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Why is it that when white people march in Cape Town, police chill?


Marianne Merten has written on Parliament since 2016 for Daily Maverick. The intersection of governance, policy and politics unfolds at many levels, from tiny nuggets of information hidden in the voluminous stacks of papers tabled at the national legislature to the odd temper tantrum by a politician. Sometimes frustrating, sometimes baffling, even after 26 years as a hack, there are few dull days in the parliamentary corridors.

Under the 1993 Gatherings Act - yes, one of the many apartheid laws still on democratic South Africa’s statute books - police are part of the permission granting process for marches and have a duty to protect marchers and monitor the situation, stepping in if there is an imminent threat to life. The SAPS must facilitate the right to peaceful protest. So where were they in Cape Town on Friday?

Normally marchers, whose numbers must be stated up front, are accompanied by marshals, who are clearly identifiable as such. There’s a route with a timeframe to walk that route. Usually, police accompany marchers – often in vans, but also on foot – as traffic police ensure the roads are kept clear for the marchers.

Not so on Friday when an estimated 30,000 marchers, not exclusively, but overwhelmingly white, gathered in central Cape Town. Yes, there was a Nyala armoured police vehicle spotted. Yes, there was a group of metro police at the Town Hall. Yes, a couple of policemen were spotted walking near the marchers.

But the protesters’ route appears to have changed at some stage in the vicinity of the Town Hall as the civil society march and DA protest merged into one. This deviation was allowed to go ahead. Not so at the recent Reclaim the City protests near the Western Cape legislature when the provincial executive was deciding on the sale of Sea Point land to a private developer. Then police told protesters they could only stand “in the designated areas” and would be arrested if they moved from there.

Different strokes for different folks?

On Friday there were no clearly identifiable marshals in sight, except with the group carrying the poster of the Treatment Action Campaign (TAC), a veteran of peaceful protests in democratic South Africa. Many, including the biker clubs, made their way to Parliament without any apparent organisation: many white marchers, often draped in the South African flag, simply meandered through central Cape Town.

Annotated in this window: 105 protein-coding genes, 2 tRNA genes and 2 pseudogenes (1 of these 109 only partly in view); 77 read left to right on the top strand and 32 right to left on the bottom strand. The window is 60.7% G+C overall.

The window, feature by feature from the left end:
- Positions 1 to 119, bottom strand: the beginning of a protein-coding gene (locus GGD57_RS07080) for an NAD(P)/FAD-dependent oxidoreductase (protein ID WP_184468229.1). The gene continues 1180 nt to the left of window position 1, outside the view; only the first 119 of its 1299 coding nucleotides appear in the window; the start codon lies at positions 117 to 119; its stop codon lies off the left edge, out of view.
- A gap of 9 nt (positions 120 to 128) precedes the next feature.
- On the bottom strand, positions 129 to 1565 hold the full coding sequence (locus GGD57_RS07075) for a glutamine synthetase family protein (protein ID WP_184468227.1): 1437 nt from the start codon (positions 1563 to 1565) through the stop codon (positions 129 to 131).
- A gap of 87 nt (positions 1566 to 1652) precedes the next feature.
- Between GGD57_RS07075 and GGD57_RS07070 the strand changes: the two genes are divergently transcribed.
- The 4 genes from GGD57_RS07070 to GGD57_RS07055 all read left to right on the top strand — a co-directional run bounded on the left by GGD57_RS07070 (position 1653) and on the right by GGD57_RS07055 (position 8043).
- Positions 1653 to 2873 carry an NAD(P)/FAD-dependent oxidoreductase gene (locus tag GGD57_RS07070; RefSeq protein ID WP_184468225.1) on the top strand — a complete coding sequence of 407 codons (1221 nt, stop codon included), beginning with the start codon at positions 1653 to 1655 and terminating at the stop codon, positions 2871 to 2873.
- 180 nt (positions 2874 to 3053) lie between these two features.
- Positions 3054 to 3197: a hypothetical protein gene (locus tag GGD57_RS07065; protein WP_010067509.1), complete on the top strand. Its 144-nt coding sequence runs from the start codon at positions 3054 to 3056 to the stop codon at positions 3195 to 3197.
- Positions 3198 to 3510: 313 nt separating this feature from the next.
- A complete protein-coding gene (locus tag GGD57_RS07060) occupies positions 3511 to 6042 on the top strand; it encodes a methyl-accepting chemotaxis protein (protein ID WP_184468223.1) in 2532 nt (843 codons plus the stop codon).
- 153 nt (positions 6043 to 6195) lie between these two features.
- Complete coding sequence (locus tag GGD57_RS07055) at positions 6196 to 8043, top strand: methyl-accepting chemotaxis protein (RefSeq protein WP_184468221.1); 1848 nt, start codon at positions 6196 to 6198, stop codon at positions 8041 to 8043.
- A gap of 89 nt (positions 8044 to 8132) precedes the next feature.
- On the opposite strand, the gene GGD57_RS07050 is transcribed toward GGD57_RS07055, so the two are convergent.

Again, different strokes for different folks?

Don’t get me wrong. The festiveness, lightness and smiles at the Cape Town march, with yoga mats, Rasta flags and many a selfie opportunity, was a delight.

But the visuals of Cape Town’s march talks directly to some of the deeply racialised power dynamics still affecting state institutions like the police, never mind society. It was first raised during the #FeesMustFall protests when white students stood before their black colleagues to shield them from the SAPS.

There appears to be an institutional culture in the SAPS that makes it easier to hard-line police, and even resort to brutality, black South Africans and their organisations. It is within the police’s discretion to assess a march’s risk level higher; apparently Friday’s march in Cape Town was assessed as the least risk. The higher the perceived risk, the greater the likelihood of SAPS in body armour with riot shields alongside armoured vehicles, even water cannons, rubber bullets and barbed wire. Is there an anticipation of violence, or of things going wrong, when black South Africans exercise their democratic right to protest?

That cannot be. There is one law that must be applied equally to all. Every time.

And for those white Capetonians, who came out on Friday and had a lekker day, with a photo as keepsake: it’s about social justice.

The call for social solidarity has been made, repeatedly and from a range of personalities, in these heady tense times caused by a Cabinet reshuffle steeped in political machinations in a country described as one of the most unequal in the world.

You carried the South African flag on Friday, not a flag representing narrow self-interest. Next time there’s a protest for affordable housing near employment opportunities, or one against the lack of decent sanitation in the city’s shacklands that are the home to the majority of residents in the city – Don’t forget to come out. DM


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